Fare for all SEA­SONS

North East Living Magazine - - Contents - words Anita Mcpher­son pho­tos Marc Bongers

As head chef of Ruther­glen’s All Saints Es­tate Ter­race Restau­rant, Si­mon Ark­less is let­ting the re­gion’s cli­mate and abun­dant lo­cal in­gre­di­ents in­spire his ever cre­ative menu.

As head chef of Ruther­glen’s All Saints Es­tate Ter­race Restau­rant, Si­mon Ark­less is let­ting the re­gion’s cli­mate and abun­dant lo­cal in­gre­di­ents in­spire his ever cre­ative menu.

OVER the last five years, chef Si­mon Ark­less has been grad­u­ally build­ing a re­li­able net­work of sup­pli­ers who de­liver the best in lo­cal pro­duce to his kitchen at Ter­race Restau­rant in Ruther­glen. Si­mon has been lead­ing the team there since 2012, the Bri­tish-born chef hav­ing be­gun his long ca­reer in Lon­don with stints at ac­claimed restau­rants OXO and Har­vey Ni­chols Fifth Floor, be­fore re­lo­cat­ing to Mel­bourne with his Aus­tralian­born wife and young fam­ily. He added to an al­ready im­pres­sive set of cre­den­tials with ex­pe­ri­ences at hot spots in­clud­ing Comme and The Prince, then headed north to take up the role at All Saints Es­tate and steer­ing Ter­race to­wards its first of four con­sec­u­tive chefs hats in 2014.

While it was ini­tially a lo­gis­ti­cal chal­lenge to source ev­ery­thing he needed miles away from the big city, Si­mon grad­u­ally got to know a host of lo­cal grow­ers pro­duc­ing spe­cialised sea­sonal in­gre­di­ents - right on his doorstep. In the sum­mer­time, heir­loom toma­toes and zuc­chini flow­ers on Ter­race’s menu are sourced from a sup­plier in Ox­ley, while in au­tumn “the boys in the kitchen” head to Stan­ley to for­age for wild mush­rooms in­clud­ing saf­fron milk caps and slip­pery jacks.

“On the All Saints Es­tate as well there are quite a few un­tapped ar­eas, like the cit­rus trees in Nick Brown’s gar­den and a wal­nut tree, which we har­vest to make pick­led wal­nuts,” said Si­mon.

“Nick and vine­yard man­ager Paul Heard have also started farm­ing lambs which we use reg­u­larly on the menu and in the last two years they’ve added free range pigs – they’re all things we use quite fre­quently.”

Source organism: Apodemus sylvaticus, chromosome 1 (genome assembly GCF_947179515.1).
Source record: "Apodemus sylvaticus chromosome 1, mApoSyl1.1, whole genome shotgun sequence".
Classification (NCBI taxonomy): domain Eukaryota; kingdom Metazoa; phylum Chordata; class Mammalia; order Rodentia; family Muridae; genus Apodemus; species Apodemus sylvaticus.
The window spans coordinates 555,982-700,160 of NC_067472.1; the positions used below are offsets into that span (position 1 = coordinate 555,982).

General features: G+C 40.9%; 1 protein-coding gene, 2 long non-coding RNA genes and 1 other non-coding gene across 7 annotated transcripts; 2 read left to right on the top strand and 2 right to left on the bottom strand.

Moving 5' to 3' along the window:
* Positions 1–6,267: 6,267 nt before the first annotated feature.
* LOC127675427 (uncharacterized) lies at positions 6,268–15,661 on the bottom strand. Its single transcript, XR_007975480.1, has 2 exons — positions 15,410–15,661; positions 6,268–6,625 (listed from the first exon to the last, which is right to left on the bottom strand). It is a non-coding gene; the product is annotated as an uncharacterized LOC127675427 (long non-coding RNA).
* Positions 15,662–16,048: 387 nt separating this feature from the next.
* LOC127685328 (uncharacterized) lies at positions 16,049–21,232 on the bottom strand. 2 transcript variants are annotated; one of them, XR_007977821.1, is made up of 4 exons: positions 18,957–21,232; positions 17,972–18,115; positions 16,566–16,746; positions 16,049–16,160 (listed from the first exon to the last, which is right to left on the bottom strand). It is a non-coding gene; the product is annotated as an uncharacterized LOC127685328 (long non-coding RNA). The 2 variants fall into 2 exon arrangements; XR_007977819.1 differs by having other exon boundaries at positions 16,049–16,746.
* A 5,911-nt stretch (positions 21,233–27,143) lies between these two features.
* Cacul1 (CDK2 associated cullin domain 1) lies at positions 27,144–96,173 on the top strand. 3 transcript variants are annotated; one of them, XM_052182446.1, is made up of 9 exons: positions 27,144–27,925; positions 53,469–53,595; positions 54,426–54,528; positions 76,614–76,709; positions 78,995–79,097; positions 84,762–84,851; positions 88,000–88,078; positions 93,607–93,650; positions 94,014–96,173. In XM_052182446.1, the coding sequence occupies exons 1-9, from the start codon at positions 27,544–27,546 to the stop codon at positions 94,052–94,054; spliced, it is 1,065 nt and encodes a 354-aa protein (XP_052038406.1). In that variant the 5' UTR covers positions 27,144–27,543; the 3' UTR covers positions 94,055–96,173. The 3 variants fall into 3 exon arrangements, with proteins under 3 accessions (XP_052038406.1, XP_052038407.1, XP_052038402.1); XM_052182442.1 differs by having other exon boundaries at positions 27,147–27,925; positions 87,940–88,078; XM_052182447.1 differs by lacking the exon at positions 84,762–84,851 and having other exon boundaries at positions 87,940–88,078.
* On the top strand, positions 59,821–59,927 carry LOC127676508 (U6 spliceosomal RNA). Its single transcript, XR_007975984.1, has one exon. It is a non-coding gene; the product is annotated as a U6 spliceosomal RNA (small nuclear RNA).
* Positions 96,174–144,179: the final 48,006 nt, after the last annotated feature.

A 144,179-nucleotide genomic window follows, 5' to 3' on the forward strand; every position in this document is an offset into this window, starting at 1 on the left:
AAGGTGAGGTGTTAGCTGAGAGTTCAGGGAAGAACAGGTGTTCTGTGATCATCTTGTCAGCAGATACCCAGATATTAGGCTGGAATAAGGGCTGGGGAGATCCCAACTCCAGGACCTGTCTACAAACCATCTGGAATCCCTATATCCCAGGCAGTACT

Si­mon said he en­joys the four dis­tinct sea­sons we tend to ex­pe­ri­ence in the North East, which are a lit­tle like “home” in the UK, al­though the sum­mers here are sig­nif­i­cantly warmer and longer. He says those sea­sons in­spire what is avail­able both at Ter­race and the other restau­rant un­der his charge - Thou­sand Pound in Main Street, Ruther­glen.

“I’m for­ever chang­ing the menus, much to the frus­tra­tion some­times of the front-of-house staff – it’s hard to keep up,” he laughs.

“Sup­pli­ers will send us emails and text mes­sages dur­ing the week say­ing what’s com­ing in, so things can change pretty fre­quently.”

Thou­sand Pound of­fers a pared-back style of wine bar menu, per­haps show­cas­ing more un­usual grain or grass fed cuts of beef in­clud­ing pe­tite ten­der or hanger steaks cooked over a Ja­panese char­coal grill, or deep fried school prawns with chilli and gar­lic. The menu at Ter­race is some­what more com­plex – a place where a roast fil­let of Ha­puka is nes­tled on a cele­riac puree with wit­lof and prawn re­moulade, or a pan-fried duck breast sits along­side a con­fit duck cro­quette with Jerusalem ar­ti­choke, as din­ers re­lax and over­look the es­tate’s land­scaped gar­dens and cap­ti­vat­ing duck pond.

Si­mon de­scribes his style as con­tem­po­rary Euro­pean, al­though there may be a di­ver­sion into Asia from time to time, on what is a small but care­fully cu­rated menu.

“I write a menu that I like to eat and that is sea­son­ally driven,” he said.

“I don’t re­ally have sig­na­ture dishes – there is noth­ing locked in - you want to keep the guys in the kitchen in­spired and in­ter­ested.”

In spring Si­mon is look­ing for­ward to see­ing the new sea­son’s broad beans and as­para­gus, ar­ti­chokes and fresh peas and there will prob­a­bly be young lamb and suck­ling pig, while mut­ton is set to ap­pear next win­ter. He will come up with a list of core in­gre­di­ents be­fore the kitchen team works col­lab­o­ra­tively to com­pose new dishes that have a happy affin­ity in terms of flavour. It’s a process he en­joys and one which has also proved suc­cess­ful with The Age Good Food Guide crit­ics, who con­tinue to gong the restau­rant for its un­wa­ver­ingly high stan­dard.

“The first time was nice and quite un­ex­pected – I didn’t even know they had vis­ited - so it flew un­der the radar a bit,” he said.

“But re­ally, I’d rather have a busy restau­rant, and peo­ple com­ing back con­sis­tently, then any ac­co­lades. At the end of the day you want it to be suc­cess­ful and for peo­ple to be en­joy­ing it, be­yond the crit­i­cal as­pect.”

While he doesn’t spend a lot of time on the floor, he cer­tainly ap­pre­ci­ated the time just re­cently when a visi­tor told Si­mon his dishes com­pared favourably with those he’d eaten at Massimo Bot­tura’s three Miche­lin starred restau­rant, Os­te­ria Frances­cana.

“I told him ‘I don’t be­lieve it for a sec­ond – but it’s re­ally nice of you to say it’,” he said.

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